Bluegrass music has been around for a long time, and more than perhaps any other genre, has remained fairly consistent throughout the generations. That is perhaps due in part to the long line of bluegrass traditionalists. On the new album Bad for You (the follow-up to the band’s Grammy-winning The Muscle Shoals Recordings), The SteelDrivers show that even with traditional instrumentation, something a little different can be brought to the bluegrass table.
The interesting thing about the title track is that it pairs a traditional bluegrass melody with raspy, growled vocals that sound more typical for a rock band from Seattle. You can hear that sort of Seattle sound especially when Kelvin Damrel draws out the I when singing “I’m bad for you.” You wouldn’t be wrong to describe this particular tune as grungegrass.
When there are so many songs about broken hearts and unfaithfulness, it’s refreshing to hear a song about a relationship that maintains its loving quality. “I Choose You” is a bright song powered by the Richard Bailey’s banjo, the fiddle by Tammy Rogers, and a bass line by Mike Fleming that is sure to get your toes tapping. The narrator sings about seeing love fall by the wayside while he himself sings, “I choose you every day in a hundred different ways.” Even if you’re not particularly sentimental, it’s hard not to be touched by this song.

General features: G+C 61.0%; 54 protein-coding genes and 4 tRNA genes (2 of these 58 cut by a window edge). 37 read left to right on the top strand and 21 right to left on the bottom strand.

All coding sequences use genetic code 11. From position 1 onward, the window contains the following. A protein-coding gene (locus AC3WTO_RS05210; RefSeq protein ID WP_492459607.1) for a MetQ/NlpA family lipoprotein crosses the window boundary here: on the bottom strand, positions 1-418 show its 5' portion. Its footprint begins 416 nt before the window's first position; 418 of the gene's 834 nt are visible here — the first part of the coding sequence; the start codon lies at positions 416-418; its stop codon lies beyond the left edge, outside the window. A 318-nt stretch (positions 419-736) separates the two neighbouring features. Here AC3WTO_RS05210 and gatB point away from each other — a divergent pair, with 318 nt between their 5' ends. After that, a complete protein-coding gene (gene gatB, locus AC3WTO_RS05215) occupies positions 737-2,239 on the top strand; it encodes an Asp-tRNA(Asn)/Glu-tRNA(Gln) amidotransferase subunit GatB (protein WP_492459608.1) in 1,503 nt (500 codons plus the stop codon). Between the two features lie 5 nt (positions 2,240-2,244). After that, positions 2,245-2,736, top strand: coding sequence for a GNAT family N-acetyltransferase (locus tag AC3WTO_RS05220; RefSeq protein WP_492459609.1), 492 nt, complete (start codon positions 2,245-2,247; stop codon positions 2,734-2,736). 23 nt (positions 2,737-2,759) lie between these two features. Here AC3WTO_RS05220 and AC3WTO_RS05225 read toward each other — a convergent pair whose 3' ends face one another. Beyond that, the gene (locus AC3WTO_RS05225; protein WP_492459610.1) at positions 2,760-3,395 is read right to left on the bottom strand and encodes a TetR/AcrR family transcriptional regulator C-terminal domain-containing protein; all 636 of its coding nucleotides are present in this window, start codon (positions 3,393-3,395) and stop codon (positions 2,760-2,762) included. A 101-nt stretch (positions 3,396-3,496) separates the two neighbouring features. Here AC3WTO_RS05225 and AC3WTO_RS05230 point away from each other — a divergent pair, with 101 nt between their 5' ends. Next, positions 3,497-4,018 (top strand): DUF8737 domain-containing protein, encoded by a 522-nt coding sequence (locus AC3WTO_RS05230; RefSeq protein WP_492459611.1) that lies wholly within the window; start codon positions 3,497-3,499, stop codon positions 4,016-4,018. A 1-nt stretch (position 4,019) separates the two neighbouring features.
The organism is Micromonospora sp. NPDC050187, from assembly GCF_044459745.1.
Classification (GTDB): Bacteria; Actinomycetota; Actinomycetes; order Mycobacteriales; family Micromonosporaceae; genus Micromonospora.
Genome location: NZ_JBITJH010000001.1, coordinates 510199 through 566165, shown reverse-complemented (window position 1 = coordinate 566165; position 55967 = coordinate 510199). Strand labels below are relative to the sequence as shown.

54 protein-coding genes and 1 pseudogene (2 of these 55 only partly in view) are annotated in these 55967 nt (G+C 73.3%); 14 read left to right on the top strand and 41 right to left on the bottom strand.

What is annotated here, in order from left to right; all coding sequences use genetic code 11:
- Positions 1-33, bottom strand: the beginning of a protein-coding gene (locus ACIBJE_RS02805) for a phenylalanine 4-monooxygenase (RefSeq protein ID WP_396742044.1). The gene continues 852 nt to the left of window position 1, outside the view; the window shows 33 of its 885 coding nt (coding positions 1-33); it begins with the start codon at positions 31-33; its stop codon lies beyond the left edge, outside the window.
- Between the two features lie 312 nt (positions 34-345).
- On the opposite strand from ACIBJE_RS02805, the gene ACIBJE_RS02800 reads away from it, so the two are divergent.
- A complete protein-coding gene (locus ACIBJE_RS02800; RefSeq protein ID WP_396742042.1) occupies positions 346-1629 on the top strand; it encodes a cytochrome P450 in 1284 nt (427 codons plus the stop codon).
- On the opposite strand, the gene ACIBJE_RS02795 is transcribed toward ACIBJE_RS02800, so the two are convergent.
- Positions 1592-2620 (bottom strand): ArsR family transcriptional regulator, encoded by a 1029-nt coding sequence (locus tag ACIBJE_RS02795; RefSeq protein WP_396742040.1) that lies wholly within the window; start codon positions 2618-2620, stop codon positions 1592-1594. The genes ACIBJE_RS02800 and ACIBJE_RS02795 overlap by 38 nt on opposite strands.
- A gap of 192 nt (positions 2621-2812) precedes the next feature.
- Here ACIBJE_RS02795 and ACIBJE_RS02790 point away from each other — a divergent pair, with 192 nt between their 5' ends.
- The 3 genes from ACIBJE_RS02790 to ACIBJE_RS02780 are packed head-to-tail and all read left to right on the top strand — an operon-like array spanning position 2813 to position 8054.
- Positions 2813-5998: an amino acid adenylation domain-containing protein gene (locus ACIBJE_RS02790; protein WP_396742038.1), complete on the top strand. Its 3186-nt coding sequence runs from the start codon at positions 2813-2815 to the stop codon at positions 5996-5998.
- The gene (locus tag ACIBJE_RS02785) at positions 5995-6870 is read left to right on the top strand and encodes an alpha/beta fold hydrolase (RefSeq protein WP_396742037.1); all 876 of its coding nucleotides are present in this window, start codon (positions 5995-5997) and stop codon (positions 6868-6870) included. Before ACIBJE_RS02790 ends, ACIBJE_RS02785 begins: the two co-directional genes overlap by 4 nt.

On the flip side of that is “Glad I’m Gone,” which is as good a break-up song as you’ll hear. In this song, the narrator calls up his boys for a night on the town to celebrate the fact that his girl finally cut him loose. This one is propelled by a walking bass line as well as some great picking on the banjo and some fiddle that will get you dancing. An interesting thing about this song is the call and response between the banjo and guitar in the instrumental break.
“Innocent Man” is a song that features John Paul White on harmony vocals. This has a mournful sound about it, and is similar in mood to “Long Black Veil” by Johnny Cash. This tells the story of a man who was not convicted of any crime, but knows he’s not an innocent man. The banjo drives this song, but the fiddle and the mandolin by Brent Truitt add even more gravity to the sound.
This album checks all the boxes for traditional bluegrass from instrumentation to virtuoso performers. Damrel’s vocals bring an edge to the sound that makes it a little different than your grandpa’s bluegrass. Still, whether you’re a traditionalist or lean more toward newgrass, this is an album that you might just wear out. Bad for You will be available everywhere on February 7. Order your copy here.